The school feeding programme in Vietnam is now reaching around 300,000 children, with the support of Tetra Pak and our customer Vinamilk. Tetra Pak Communications Manager Ta Bao Long explains how the programme works, and how it is benefiting the recipients.
The programme is jointly funded by provincial government, our customer Vinamilk and parents from the schools involved. It’s been running for seven years and operates in three provinces – Ba Ria Vung Tau, Bac Ninh and Dong Nai. The set-up is slightly different in each, but essentially the programme is giving more than 300,000 kindergarten and primary school children a 180ml Tetra Brik® Aseptic carton of milk, three or four days a week. This helps combat malnutrition and encourages healthy growth.
All three are relatively well developed, with a large number of industrial zones. Economic growth has allowed each of the provinces to establish a solid infrastructure that, overall, provides good education and healthcare for children. However, growth has been unequal, and the gap between rich and poor is widening. Particularly in the more remote areas of these provinces, there are still many groups of people living below UN poverty standards.
The milk is supplied by our customer, Vinamilk, and the programme is implemented by the provincial-level government departments for education and training.
Very successful. The distribution process is working well, and around 300,000 children are now benefiting. This follows a big expansion of the programme in 2013 when Bac Ninh province joined. Interest levels from other provinces continue to rise: in fact, since 2013, we have received more requests for information from other provinces than in the previous six years combined. Of course, the real success will be seen over time, in terms of the health of future generations.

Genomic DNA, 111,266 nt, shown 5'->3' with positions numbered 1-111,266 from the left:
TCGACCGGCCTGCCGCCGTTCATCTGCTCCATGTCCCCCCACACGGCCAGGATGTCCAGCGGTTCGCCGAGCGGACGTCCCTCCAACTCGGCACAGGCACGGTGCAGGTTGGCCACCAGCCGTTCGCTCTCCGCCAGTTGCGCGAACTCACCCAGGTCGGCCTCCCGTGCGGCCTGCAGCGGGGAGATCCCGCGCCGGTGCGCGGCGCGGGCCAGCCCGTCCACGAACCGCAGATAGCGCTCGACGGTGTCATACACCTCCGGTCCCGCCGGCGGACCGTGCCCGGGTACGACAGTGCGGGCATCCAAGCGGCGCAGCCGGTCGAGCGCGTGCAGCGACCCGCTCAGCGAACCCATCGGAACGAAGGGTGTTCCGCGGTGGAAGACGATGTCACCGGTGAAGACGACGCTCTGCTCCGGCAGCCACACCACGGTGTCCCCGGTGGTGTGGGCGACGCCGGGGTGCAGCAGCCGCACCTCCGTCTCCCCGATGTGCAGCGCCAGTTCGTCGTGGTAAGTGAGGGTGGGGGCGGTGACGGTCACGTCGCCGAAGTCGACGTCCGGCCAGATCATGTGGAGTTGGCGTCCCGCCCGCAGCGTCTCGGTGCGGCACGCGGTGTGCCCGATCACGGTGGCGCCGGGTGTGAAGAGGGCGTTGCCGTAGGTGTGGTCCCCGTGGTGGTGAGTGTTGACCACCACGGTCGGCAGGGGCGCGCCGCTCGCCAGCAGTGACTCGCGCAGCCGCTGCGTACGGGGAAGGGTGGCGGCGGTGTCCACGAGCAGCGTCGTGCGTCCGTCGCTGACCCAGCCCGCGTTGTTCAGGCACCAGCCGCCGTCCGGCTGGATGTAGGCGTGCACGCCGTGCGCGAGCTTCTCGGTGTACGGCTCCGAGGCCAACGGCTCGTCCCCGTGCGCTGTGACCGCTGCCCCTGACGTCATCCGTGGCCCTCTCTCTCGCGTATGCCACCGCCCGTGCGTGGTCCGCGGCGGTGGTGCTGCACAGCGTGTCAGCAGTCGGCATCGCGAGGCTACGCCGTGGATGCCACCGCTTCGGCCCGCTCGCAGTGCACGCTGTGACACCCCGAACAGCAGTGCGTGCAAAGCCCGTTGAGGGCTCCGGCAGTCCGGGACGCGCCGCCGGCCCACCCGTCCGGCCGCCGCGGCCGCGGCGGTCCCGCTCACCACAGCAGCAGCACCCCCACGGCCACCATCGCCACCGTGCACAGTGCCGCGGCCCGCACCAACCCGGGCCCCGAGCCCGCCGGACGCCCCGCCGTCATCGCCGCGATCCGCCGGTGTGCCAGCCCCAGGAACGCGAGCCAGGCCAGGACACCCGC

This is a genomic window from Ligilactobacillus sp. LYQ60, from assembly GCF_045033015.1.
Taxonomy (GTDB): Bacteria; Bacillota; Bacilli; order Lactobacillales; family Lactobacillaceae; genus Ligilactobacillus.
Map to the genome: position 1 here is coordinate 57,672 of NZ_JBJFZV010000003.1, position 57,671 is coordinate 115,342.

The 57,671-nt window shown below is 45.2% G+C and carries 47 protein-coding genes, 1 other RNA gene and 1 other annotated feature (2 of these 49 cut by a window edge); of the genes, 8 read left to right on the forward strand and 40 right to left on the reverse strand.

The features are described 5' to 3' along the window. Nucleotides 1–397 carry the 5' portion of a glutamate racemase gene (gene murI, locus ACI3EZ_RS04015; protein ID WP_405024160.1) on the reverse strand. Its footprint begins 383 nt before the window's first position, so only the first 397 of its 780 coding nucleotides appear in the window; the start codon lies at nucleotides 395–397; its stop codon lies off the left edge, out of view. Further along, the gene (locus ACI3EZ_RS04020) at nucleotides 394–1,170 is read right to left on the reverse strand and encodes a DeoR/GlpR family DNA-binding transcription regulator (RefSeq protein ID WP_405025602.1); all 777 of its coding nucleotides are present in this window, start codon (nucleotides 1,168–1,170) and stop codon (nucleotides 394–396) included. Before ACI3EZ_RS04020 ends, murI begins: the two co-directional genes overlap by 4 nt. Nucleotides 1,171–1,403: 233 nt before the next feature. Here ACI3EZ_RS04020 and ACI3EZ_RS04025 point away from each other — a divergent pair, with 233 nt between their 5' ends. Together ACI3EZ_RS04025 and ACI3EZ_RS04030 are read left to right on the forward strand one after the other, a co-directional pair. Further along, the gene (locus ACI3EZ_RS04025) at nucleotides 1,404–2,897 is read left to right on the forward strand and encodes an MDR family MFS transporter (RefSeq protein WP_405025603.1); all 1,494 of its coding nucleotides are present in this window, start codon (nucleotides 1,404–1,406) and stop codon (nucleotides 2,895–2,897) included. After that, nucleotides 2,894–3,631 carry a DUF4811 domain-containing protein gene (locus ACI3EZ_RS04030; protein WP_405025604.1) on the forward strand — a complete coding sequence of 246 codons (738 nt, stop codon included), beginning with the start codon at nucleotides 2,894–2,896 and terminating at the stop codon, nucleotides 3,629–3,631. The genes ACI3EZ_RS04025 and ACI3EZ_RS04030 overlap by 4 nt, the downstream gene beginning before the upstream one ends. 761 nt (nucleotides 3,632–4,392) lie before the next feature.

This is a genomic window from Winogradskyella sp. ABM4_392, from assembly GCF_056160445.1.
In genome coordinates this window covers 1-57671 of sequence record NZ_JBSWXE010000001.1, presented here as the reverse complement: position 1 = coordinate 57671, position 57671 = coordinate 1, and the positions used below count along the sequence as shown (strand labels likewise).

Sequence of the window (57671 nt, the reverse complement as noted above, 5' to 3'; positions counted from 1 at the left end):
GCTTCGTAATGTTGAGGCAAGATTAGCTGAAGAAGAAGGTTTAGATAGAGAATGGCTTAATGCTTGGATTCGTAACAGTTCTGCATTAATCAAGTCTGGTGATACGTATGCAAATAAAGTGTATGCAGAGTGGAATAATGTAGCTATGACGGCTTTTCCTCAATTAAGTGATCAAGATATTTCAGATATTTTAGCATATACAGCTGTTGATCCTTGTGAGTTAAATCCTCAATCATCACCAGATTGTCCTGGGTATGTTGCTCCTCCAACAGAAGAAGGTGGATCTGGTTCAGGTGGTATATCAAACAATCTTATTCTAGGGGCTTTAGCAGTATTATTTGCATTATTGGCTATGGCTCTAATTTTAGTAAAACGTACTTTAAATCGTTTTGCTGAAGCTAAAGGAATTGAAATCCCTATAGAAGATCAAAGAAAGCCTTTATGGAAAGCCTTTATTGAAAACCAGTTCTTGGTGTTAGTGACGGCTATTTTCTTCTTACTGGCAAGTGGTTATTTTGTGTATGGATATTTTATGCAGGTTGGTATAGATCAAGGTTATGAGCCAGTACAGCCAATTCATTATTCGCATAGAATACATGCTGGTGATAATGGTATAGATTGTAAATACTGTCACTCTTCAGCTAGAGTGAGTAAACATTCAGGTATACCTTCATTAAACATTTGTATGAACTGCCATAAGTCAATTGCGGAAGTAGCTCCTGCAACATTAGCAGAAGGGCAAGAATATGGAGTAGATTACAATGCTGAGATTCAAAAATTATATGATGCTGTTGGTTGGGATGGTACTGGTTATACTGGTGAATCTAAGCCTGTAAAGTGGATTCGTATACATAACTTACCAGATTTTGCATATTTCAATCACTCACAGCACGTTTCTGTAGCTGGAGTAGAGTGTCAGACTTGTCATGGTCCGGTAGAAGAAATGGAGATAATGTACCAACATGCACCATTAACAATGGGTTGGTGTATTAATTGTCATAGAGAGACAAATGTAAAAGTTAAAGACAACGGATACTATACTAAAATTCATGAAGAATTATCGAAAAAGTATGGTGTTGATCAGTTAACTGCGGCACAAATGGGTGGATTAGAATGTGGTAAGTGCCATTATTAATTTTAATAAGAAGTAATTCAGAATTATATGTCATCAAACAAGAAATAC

Sure. Figures from one of the provinces involved, Ba Ria Vung Tau, show that the malnutrition rate for children aged three to five fell from 15.6% in 2007 to 3.7% in 2014. And school attendance is rising by an average of 3000 children per year – double the rate they were seeing before the programme started.
Up to now, our focus has been very much on ensuring the programme runs safely and smoothly. Any problems with food safety, or fraud and corruption, would jeopardize the reputation of the programme, and discourage new provinces from getting involved. To that end, we work very closely with the provincial governments throughout programme set-up to make sure they follow our guidelines and standards.
We want the programme to expand, reaching more provinces and more children. So this year, for example, some second grade students in Dong Nai province will get school milk, as well as all the first-graders. We’re also currently working on proposals with three other provinces, with the aim of piloting at least one of them from the start of the 2015-2016 school year in September. If everything goes according to plan, the programme will reach another 100,000 children. This is really where my role comes in, helping provincial authorities develop proposals and project plans, raising awareness of the programme and training local officials and teachers how to carry out the programme in their schools.
Obviously, it’s very satisfying for our staff to feel we are playing a part in contributing to the health of future generations. It also raises awareness of our products, and our capacity to support the safe distribution of milk and other fresh products. But I think it also strengthens partnerships with our customers. We work incredibly closely with Vinamilk across the whole project cycle, and provide a level of support that I think is unique.
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